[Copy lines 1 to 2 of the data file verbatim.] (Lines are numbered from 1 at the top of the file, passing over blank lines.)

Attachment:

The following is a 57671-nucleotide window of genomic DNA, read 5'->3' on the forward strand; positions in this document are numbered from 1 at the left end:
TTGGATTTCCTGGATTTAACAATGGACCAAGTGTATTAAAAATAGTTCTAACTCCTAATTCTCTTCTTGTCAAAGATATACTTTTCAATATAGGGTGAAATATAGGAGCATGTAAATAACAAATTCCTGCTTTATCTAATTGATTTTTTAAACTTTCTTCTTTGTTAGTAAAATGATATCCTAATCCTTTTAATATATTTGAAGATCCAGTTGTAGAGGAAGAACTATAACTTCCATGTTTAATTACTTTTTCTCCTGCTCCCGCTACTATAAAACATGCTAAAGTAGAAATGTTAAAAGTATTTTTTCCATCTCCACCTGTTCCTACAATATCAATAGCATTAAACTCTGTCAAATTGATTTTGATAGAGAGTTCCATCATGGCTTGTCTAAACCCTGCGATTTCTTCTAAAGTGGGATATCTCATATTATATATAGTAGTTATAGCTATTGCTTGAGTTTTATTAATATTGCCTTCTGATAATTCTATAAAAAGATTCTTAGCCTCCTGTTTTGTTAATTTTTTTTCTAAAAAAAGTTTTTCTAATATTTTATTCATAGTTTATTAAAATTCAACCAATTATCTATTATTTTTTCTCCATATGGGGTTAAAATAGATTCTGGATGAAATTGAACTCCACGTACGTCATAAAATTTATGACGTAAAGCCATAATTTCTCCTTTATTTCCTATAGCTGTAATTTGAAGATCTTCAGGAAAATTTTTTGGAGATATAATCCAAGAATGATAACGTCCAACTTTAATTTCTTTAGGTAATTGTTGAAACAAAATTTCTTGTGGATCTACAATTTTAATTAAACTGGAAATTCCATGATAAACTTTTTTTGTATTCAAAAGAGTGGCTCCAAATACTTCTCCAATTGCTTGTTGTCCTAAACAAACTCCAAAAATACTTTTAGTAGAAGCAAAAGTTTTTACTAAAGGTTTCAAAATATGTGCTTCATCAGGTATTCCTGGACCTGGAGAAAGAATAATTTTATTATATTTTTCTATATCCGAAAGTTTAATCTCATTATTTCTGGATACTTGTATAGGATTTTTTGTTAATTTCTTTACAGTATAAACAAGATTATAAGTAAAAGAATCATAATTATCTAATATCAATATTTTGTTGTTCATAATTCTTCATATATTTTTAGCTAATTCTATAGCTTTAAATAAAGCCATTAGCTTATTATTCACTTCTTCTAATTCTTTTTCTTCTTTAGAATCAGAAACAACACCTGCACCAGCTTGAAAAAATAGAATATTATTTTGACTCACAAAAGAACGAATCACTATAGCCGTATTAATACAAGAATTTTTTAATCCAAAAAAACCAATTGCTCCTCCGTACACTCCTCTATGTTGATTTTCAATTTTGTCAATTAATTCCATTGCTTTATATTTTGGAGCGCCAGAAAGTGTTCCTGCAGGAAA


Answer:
The following is a 57671-nucleotide window of genomic DNA, read 5'->3' on the forward strand; positions in this document are numbered from 1 at the left end:
TTGGATTTCCTGGATTTAACAATGGACCAAGTGTATTAAAAATAGTTCTAACTCCTAATTCTCTTCTTGTCAAAGATATACTTTTCAATATAGGGTGAAATATAGGAGCATGTAAATAACAAATTCCTGCTTTATCTAATTGATTTTTTAAACTTTCTTCTTTGTTAGTAAAATGATATCCTAATCCTTTTAATATATTTGAAGATCCAGTTGTAGAGGAAGAACTATAACTTCCATGTTTAATTACTTTTTCTCCTGCTCCCGCTACTATAAAACATGCTAAAGTAGAAATGTTAAAAGTATTTTTTCCATCTCCACCTGTTCCTACAATATCAATAGCATTAAACTCTGTCAAATTGATTTTGATAGAGAGTTCCATCATGGCTTGTCTAAACCCTGCGATTTCTTCTAAAGTGGGATATCTCATATTATATATAGTAGTTATAGCTATTGCTTGAGTTTTATTAATATTGCCTTCTGATAATTCTATAAAAAGATTCTTAGCCTCCTGTTTTGTTAATTTTTTTTCTAAAAAAAGTTTTTCTAATATTTTATTCATAGTTTATTAAAATTCAACCAATTATCTATTATTTTTTCTCCATATGGGGTTAAAATAGATTCTGGATGAAATTGAACTCCACGTACGTCATAAAATTTATGACGTAAAGCCATAATTTCTCCTTTATTTCCTATAGCTGTAATTTGAAGATCTTCAGGAAAATTTTTTGGAGATATAATCCAAGAATGATAACGTCCAACTTTAATTTCTTTAGGTAATTGTTGAAACAAAATTTCTTGTGGATCTACAATTTTAATTAAACTGGAAATTCCATGATAAACTTTTTTTGTATTCAAAAGAGTGGCTCCAAATACTTCTCCAATTGCTTGTTGTCCTAAACAAACTCCAAAAATACTTTTAGTAGAAGCAAAAGTTTTTACTAAAGGTTTCAAAATATGTGCTTCATCAGGTATTCCTGGACCTGGAGAAAGAATAATTTTATTATATTTTTCTATATCCGAAAGTTTAATCTCATTATTTCTGGATACTTGTATAGGATTTTTTGTTAATTTCTTTACAGTATAAACAAGATTATAAGTAAAAGAATCATAATTATCTAATATCAATATTTTGTTGTTCATAATTCTTCATATATTTTTAGCTAATTCTATAGCTTTAAATAAAGCCATTAGCTTATTATTCACTTCTTCTAATTCTTTTTCTTCTTTAGAATCAGAAACAACACCTGCACCAGCTTGAAAAAATAGAATATTATTTTGACTCACAAAAGAACGAATCACTATAGCCGTATTAATACAAGAATTTTTTAATCCAAAAAAACCAATTGCTCCTCCGTACACTCCTCTATGTTGATTTTCAATTTTGTCAATTAATTCCATTGCTTTATATTTTGGAGCGCCAGAAAGTGTTCCTGCAGGAAA